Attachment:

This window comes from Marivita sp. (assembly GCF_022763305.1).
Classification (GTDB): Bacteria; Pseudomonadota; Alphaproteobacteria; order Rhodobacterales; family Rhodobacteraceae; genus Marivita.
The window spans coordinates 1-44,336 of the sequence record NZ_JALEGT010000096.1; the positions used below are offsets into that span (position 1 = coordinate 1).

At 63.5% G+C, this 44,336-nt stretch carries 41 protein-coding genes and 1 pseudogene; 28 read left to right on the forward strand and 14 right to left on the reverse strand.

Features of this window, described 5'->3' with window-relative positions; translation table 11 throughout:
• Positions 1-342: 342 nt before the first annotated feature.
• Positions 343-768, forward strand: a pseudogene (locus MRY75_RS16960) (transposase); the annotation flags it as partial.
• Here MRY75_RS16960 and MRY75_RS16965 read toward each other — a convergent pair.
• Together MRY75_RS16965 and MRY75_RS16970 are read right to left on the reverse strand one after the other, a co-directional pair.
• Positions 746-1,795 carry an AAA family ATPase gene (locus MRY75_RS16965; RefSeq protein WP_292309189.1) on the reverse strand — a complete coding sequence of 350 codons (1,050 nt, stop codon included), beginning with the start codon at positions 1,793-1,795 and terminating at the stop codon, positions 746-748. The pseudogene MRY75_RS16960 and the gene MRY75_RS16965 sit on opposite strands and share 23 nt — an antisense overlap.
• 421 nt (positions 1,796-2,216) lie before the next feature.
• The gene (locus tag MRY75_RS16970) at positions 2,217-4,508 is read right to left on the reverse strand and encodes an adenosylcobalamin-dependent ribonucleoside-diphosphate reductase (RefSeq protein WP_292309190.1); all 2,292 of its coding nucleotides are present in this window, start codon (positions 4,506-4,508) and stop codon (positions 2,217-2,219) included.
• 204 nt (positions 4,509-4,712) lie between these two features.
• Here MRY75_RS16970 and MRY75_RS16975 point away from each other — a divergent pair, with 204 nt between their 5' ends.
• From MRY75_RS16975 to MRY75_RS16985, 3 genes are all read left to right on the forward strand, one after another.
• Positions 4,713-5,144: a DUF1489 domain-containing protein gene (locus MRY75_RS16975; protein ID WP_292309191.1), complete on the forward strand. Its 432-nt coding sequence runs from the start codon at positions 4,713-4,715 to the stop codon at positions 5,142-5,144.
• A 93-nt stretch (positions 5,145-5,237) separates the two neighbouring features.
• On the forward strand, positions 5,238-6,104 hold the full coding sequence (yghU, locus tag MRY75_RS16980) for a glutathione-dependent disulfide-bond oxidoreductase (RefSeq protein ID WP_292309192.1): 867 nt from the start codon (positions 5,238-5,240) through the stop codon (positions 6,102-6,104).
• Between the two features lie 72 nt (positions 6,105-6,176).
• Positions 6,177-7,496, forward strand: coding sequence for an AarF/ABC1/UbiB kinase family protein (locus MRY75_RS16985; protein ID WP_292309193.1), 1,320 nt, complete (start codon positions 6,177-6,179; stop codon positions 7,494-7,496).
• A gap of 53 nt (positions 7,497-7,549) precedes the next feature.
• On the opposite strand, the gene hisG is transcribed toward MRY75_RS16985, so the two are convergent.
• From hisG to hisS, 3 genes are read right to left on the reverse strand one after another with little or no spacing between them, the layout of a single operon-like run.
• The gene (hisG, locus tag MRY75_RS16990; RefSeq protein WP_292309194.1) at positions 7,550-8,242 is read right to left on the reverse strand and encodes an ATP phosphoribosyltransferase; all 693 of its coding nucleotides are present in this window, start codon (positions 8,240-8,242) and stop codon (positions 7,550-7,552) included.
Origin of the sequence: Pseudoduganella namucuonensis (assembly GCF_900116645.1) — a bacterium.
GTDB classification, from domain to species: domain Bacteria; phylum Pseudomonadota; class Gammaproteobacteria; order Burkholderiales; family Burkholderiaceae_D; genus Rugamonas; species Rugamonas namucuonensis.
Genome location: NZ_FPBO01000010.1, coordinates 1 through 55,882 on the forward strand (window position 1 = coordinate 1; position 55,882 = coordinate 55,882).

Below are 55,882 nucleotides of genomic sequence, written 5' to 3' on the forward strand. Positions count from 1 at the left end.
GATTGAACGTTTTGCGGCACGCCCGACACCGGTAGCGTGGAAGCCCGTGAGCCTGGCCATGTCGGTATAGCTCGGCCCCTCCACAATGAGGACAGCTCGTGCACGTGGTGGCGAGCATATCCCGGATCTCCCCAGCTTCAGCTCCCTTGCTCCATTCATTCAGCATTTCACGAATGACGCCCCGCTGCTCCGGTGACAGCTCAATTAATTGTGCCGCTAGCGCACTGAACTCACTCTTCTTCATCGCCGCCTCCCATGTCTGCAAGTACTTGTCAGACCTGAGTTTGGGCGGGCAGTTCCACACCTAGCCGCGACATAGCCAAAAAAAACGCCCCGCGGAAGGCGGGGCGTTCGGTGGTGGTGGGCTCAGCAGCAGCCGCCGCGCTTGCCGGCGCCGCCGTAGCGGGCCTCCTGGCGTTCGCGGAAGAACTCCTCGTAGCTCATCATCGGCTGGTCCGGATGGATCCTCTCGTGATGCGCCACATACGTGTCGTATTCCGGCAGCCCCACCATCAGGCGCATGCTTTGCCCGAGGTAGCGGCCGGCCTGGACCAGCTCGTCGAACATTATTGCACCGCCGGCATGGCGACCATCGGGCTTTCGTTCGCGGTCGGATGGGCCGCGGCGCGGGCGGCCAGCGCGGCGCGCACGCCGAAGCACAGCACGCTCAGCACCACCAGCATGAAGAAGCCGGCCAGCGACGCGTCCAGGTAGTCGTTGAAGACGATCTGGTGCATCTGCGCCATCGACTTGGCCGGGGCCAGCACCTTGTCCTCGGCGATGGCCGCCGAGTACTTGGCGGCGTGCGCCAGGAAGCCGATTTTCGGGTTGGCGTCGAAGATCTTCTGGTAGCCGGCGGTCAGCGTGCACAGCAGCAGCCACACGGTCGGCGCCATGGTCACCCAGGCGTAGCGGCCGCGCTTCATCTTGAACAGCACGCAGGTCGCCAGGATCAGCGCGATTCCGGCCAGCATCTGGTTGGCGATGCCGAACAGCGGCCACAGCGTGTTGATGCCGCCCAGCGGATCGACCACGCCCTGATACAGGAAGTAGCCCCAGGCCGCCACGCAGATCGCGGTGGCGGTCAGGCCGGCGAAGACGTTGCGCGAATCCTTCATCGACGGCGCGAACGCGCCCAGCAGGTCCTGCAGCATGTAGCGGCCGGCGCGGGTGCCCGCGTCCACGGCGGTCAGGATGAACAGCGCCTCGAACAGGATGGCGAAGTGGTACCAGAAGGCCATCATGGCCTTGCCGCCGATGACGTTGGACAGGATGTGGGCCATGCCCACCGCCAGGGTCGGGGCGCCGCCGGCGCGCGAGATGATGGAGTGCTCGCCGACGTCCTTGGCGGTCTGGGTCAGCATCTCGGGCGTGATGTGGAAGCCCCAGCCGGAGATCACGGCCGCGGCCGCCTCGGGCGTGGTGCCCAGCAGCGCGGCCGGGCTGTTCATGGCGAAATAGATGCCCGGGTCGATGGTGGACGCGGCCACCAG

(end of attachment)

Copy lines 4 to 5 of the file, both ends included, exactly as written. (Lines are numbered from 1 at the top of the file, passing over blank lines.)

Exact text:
At 63.5% G+C, this 44,336-nt stretch carries 41 protein-coding genes and 1 pseudogene; 28 read left to right on the forward strand and 14 right to left on the reverse strand.

Features of this window, described 5'->3' with window-relative positions; translation table 11 throughout: